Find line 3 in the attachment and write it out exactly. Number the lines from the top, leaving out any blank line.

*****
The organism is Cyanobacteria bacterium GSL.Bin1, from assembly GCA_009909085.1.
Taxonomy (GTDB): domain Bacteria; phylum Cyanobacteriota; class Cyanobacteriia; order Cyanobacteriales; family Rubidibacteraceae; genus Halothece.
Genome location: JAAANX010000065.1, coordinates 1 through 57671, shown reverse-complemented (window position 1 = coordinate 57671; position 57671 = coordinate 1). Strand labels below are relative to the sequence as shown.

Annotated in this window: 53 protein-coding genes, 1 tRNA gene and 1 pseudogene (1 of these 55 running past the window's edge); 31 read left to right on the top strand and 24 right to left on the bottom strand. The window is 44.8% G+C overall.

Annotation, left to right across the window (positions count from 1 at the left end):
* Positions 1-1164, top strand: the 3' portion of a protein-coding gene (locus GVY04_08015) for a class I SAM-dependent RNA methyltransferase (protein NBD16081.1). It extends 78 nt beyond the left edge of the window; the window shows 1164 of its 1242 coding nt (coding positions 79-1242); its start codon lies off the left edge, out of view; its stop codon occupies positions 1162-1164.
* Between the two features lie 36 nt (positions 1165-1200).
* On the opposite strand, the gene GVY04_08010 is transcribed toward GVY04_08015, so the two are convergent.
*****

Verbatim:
Genome location: JAAANX010000065.1, coordinates 1 through 57671, shown reverse-complemented (window position 1 = coordinate 57671; position 57671 = coordinate 1). Strand labels below are relative to the sequence as shown.